Abenomics’ half success

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Abenomics’ half success

A year has passed since Japanese Prime Minister Shinzo Abe came forward with the throbbing drumbeat of so-called Abenomics. His hard-line Cabinet wholeheartedly pressed ahead with a limitless quantitative easing and devaluation of the yen to fight a two decade-old recession. In a year, it has become clear that Abenomics was only a half success. Since he took the bold economic initiative a year ago, the Nikkei index has risen by more than 50 percent, and the yen is weakened to the point of 100 yen ($0.96) per U.S. dollar.

But the Japanese government’s aggressive intervention in the market has brought about unwanted side effects as well. The balance of the current account - the difference between a nation’s income and expenditures - has gone into the red, while the growth rate for wages and capital investments in plants and equipment failed to meet Tokyo’s expectations. Some economists are worried that the magic power of Abenomics has petered out in the meager economic growth of the third quarter - 0.3 percent lower than the figure in the same period a year ago. Moreover, the introduction of a consumption tax next April may well end up slamming shut the pocketbooks of consumers who were just getting ready to spend.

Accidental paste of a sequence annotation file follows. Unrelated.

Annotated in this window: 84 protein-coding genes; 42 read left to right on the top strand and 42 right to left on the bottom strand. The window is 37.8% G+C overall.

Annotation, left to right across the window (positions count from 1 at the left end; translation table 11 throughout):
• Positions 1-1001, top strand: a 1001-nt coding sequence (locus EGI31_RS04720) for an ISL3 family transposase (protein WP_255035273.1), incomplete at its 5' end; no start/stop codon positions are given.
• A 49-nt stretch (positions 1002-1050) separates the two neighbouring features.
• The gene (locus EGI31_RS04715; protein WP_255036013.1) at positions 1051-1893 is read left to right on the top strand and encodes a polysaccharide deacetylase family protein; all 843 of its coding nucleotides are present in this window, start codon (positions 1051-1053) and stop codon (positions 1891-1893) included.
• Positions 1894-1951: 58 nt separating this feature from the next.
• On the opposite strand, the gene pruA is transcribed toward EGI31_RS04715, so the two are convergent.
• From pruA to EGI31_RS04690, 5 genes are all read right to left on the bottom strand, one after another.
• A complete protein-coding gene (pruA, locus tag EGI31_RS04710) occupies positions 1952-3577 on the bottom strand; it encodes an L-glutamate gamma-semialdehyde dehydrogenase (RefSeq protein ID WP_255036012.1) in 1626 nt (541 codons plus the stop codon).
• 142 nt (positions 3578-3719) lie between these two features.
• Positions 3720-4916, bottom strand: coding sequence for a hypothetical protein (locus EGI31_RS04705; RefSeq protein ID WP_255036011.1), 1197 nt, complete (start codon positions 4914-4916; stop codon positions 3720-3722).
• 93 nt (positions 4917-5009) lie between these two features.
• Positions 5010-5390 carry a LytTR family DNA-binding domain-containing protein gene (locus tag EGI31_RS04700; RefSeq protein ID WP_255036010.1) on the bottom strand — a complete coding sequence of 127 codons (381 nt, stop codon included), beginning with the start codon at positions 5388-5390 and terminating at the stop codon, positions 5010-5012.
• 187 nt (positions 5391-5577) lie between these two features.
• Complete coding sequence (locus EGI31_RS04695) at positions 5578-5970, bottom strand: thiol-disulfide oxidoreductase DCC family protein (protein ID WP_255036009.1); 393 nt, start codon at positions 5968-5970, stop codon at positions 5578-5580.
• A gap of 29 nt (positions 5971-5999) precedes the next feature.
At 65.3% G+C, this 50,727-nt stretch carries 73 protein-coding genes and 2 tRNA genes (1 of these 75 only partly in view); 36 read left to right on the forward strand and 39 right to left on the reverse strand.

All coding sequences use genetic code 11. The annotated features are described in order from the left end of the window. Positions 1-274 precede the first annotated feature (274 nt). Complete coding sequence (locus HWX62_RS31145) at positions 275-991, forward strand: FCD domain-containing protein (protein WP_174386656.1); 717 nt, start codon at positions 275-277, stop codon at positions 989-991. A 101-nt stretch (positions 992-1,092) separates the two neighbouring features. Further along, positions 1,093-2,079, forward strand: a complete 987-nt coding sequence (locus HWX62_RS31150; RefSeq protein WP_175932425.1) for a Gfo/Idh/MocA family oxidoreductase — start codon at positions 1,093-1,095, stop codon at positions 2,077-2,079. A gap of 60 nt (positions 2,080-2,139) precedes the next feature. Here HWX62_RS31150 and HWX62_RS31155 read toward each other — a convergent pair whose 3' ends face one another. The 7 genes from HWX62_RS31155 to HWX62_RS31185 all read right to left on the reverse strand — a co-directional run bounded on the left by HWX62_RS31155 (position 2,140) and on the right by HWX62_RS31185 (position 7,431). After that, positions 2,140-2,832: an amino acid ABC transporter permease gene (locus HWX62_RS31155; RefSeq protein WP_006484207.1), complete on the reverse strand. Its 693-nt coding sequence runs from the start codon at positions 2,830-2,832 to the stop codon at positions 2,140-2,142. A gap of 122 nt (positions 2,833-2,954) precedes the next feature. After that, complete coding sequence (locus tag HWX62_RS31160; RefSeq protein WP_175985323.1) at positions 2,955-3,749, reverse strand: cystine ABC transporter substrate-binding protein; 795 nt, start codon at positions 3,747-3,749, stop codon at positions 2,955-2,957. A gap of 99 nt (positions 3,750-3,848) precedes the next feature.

Despite such downsides, Abenomics helped spread a “can do” spirit among the woebegone economic players of Japan. Without Abenomics, its economy might have hit rock bottom. Fortunately, the Korean economy has managed to withstand the ramifications of Abenomics. Of course, cars, steel and the chemical industries are in fierce competition with their Japanese rivals, and they suffered damage due to the strengthened price competitiveness from a weaker yen. The devalued yen has also led to a noticeable decrease in Japanese tourists to Korea.

Yet Abenomics’ real impact on our economy fell short of our worries thanks to the robust increase in our companies’ non-price competitiveness in such industries as smartphones and automobiles, and to their overseas production capacities. As a result, our current account balance is expected to register its largest-ever $63 billion surplus.

We need to take note of the Japanese government and politicians’ roles in Abenomics. The political leadership has helped to turn around economic players’ deep-seated defeatist mentality through bold prescriptions based on a resolution to print money madly.

Compared to the determination of Japan, we face the plight of a long list of bills aimed at revitalizing our economy, which are still pending at the National Assembly due to lawmakers’ wrangles and squabbles over outdated ideological issues. It would be utterly naive - and preposterous - if they continue to wish for a miraculous economic recovery after discouraging our economic players’ investment and consumption plans. Instead of a knee-jerk resentment of the public labeling them “second-class politicians,” maybe they should learn about proactivity from their counterparts in Japan.
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